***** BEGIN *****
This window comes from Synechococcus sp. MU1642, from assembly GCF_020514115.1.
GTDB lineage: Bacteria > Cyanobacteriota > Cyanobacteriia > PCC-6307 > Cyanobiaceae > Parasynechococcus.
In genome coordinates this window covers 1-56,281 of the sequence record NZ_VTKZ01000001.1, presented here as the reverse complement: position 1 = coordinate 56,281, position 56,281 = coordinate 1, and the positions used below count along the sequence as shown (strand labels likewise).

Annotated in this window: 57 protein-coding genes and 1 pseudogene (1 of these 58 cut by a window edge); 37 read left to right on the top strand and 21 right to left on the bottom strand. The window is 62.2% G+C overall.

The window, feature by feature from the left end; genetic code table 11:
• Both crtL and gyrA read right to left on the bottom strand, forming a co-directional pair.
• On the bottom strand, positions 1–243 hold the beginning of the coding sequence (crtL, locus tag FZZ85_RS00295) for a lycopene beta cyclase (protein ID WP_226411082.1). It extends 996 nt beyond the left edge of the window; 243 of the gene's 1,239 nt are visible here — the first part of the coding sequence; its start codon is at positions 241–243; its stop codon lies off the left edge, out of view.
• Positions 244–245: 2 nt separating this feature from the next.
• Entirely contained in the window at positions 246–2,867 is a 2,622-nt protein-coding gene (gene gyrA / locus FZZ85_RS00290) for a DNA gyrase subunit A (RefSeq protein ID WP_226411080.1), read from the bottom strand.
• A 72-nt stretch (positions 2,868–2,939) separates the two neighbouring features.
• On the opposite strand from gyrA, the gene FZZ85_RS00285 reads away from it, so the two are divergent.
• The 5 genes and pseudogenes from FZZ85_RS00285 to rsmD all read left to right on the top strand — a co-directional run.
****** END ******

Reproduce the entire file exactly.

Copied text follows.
This window comes from Synechococcus sp. MU1642, from assembly GCF_020514115.1.
GTDB lineage: Bacteria > Cyanobacteriota > Cyanobacteriia > PCC-6307 > Cyanobiaceae > Parasynechococcus.
In genome coordinates this window covers 1-56,281 of the sequence record NZ_VTKZ01000001.1, presented here as the reverse complement: position 1 = coordinate 56,281, position 56,281 = coordinate 1, and the positions used below count along the sequence as shown (strand labels likewise).

Annotated in this window: 57 protein-coding genes and 1 pseudogene (1 of these 58 cut by a window edge); 37 read left to right on the top strand and 21 right to left on the bottom strand. The window is 62.2% G+C overall.

The window, feature by feature from the left end; genetic code table 11:
• Both crtL and gyrA read right to left on the bottom strand, forming a co-directional pair.
• On the bottom strand, positions 1–243 hold the beginning of the coding sequence (crtL, locus tag FZZ85_RS00295) for a lycopene beta cyclase (protein ID WP_226411082.1). It extends 996 nt beyond the left edge of the window; 243 of the gene's 1,239 nt are visible here — the first part of the coding sequence; its start codon is at positions 241–243; its stop codon lies off the left edge, out of view.
• Positions 244–245: 2 nt separating this feature from the next.
• Entirely contained in the window at positions 246–2,867 is a 2,622-nt protein-coding gene (gene gyrA / locus FZZ85_RS00290) for a DNA gyrase subunit A (RefSeq protein ID WP_226411080.1), read from the bottom strand.
• A 72-nt stretch (positions 2,868–2,939) separates the two neighbouring features.
• On the opposite strand from gyrA, the gene FZZ85_RS00285 reads away from it, so the two are divergent.
• The 5 genes and pseudogenes from FZZ85_RS00285 to rsmD all read left to right on the top strand — a co-directional run.